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Fire Emblem Heroes Review

Fire Emblem Heroes Review

I wasn’t sure how Nintendo was going to pull off a mobile Fire Emblem game. There was no way Nintendo was going to release a game with the scale of Fates or Awakening. At the same time, I was hoping it wouldn’t end up being some trading card game or puzzle game. What have Nintendo and Intelligent Systems given us to chew on?

Fire Emblem Heroes takes familiar characters from multiple games in the series and puts them into your personal army. The gameplay is classic Fire Emblem, but stripped down to allow for quick battles. Skirmishes are typically four versus four encounters against AI on a vertical battlefield.

Acquiring heroes centers around drawing (called “summoning” in Heroes) characters based on percentages and by using orbs. You earn orbs through story missions and objectives or through daily login bonuses. Percentages for drawing specific heroes, especially ones with a five star rating, are ridiculously low but increase with each failed draw. Heroes have a star rating, from one to five, which decides their power in combat and ability to learn certain skills. You start out with a few heroes at your disposal, which you gain through the tutorial and opening missions. After you complete that, there are 5 battle game modes to test your heroes’ abilities. So far, only four of them are available: story maps, training tower, special maps, and arena duels.

Gameplay in Heroes plays out like it does in other Fire Emblem games. Each side takes a turn moving their units and killing the other side. Some of the maps may have special conditions for victory, such as keeping all of your heroes alive, but most just require wiping out the other side. The game uses a rock, paper, scissors attack triangle to determine effectiveness of attacks against other heroes.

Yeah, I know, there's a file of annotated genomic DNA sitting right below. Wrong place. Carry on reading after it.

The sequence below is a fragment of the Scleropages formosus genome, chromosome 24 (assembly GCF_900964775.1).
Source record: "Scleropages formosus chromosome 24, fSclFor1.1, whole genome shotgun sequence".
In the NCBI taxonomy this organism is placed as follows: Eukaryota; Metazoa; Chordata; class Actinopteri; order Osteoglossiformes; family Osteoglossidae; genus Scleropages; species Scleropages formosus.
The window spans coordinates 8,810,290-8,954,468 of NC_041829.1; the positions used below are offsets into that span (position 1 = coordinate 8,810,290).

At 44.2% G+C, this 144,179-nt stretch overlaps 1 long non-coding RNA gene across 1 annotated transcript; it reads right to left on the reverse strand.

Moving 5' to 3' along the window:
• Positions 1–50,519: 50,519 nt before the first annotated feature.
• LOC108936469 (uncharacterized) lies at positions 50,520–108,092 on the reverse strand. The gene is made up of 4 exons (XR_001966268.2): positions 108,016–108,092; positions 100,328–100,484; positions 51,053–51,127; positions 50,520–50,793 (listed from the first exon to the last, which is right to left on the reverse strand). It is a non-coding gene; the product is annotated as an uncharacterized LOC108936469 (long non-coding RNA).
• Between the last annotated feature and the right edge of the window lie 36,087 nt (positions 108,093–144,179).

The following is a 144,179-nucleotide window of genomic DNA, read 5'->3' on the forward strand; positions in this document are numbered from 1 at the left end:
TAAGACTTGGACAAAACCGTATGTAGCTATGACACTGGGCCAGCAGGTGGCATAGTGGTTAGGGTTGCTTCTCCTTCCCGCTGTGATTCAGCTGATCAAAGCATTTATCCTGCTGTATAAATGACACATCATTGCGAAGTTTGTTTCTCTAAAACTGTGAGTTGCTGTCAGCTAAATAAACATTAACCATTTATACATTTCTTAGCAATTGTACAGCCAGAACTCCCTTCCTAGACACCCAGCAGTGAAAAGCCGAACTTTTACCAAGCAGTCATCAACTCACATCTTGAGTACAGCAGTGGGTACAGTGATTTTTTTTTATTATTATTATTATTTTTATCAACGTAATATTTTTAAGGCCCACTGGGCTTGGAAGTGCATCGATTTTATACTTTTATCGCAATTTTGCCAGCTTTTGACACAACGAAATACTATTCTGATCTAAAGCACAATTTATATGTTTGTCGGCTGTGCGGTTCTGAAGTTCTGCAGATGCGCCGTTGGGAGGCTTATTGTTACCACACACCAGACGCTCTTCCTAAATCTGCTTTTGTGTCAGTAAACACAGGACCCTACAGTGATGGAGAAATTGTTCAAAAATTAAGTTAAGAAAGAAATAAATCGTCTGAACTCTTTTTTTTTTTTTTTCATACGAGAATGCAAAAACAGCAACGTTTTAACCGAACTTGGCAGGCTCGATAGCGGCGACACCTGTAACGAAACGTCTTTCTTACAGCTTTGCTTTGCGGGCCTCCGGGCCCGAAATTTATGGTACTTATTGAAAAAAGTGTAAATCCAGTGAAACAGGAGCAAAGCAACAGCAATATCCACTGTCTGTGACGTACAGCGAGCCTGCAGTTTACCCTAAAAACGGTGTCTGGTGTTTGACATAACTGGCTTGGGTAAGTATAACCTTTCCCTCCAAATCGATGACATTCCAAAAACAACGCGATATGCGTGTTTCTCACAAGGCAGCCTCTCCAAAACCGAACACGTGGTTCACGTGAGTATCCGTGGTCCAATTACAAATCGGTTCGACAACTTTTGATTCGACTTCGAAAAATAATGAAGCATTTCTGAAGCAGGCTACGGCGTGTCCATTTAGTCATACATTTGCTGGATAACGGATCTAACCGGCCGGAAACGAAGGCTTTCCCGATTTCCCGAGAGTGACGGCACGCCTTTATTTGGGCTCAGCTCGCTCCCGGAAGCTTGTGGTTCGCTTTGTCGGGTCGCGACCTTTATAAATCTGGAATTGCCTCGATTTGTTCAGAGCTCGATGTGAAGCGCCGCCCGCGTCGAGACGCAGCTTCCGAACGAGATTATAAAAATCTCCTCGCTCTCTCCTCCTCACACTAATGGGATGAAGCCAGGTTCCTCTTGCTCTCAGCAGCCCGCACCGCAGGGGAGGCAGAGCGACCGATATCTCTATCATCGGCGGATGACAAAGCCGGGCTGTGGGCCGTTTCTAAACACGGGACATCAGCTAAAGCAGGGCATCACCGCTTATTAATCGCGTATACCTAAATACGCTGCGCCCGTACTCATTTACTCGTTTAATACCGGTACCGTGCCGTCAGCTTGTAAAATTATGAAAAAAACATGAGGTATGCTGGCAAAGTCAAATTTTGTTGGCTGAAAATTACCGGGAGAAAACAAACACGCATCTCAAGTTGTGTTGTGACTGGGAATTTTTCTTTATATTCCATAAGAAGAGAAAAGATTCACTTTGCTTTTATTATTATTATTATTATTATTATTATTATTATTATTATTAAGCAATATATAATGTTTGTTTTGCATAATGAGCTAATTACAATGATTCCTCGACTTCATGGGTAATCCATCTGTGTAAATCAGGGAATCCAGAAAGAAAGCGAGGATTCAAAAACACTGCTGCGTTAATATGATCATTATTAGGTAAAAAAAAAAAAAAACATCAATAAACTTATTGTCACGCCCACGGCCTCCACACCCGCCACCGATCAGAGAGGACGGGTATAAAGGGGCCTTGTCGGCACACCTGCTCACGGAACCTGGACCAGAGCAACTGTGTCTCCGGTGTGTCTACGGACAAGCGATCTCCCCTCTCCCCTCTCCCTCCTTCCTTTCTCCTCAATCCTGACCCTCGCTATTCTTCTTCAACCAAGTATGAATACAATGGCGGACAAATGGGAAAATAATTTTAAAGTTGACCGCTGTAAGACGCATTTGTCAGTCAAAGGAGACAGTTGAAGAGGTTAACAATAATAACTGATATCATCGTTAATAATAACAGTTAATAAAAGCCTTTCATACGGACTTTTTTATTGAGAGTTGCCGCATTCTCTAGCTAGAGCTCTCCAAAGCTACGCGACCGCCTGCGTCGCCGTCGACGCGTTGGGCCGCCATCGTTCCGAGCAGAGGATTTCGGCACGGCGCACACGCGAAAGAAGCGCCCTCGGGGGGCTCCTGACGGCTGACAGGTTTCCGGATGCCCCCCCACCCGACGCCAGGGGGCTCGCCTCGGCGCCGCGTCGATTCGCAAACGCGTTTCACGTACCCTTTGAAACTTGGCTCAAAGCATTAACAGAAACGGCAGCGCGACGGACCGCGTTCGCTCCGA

Heroes level up through experience gained through encounters with enemies. They obtain valuable stat points with each level and unlock new skills which you can equip later. “Realize potential” is used to take a unit back to level one, but increase their star rating by one. This takes crests and a ridiculous amount of feathers, items you obtain through various objectives.

So that’s how Fire Emblem Heroes works, but is the game any fun? How does it fare against a game like Awakening for Nintendo 3DS? First off, you shouldn’t compare Heroes with any main entry in the series because they each serve their own purpose. Heroes is Fire Emblem in small bites and with a less sophisticated flavor. That’s fine! The game is incredibly fun to play and satisfies my thirst for the series on mobile devices. My biggest gripes are the low percentages for drawing special heroes and the high number of crafting materials you need for realizing potential.

I found myself enjoying this game more than any of Nintendo’s other mobile games. It’s a fresh take on the series and great for brief strategic encounters. It’s free, so go and grab it on either Android or iOS. Now it’s time to get back to leveling my five star Lucina.

9.00/10 9

Fire Emblem Heroes (Reviewed on Android)

Excellent. Look out for this one.

I found myself enjoying this game more than any of Nintendo’s other mobile games. It’s a fresh take on the series and great for brief strategic encounters. It’s free, so go and grab it on either Android or iOS. Now it’s time to get back to leveling my five star Lucina.

This game was supplied by the publisher or relevant PR company for the purposes of review
Nathanael Hueso

Nathanael Hueso

Staff Writer

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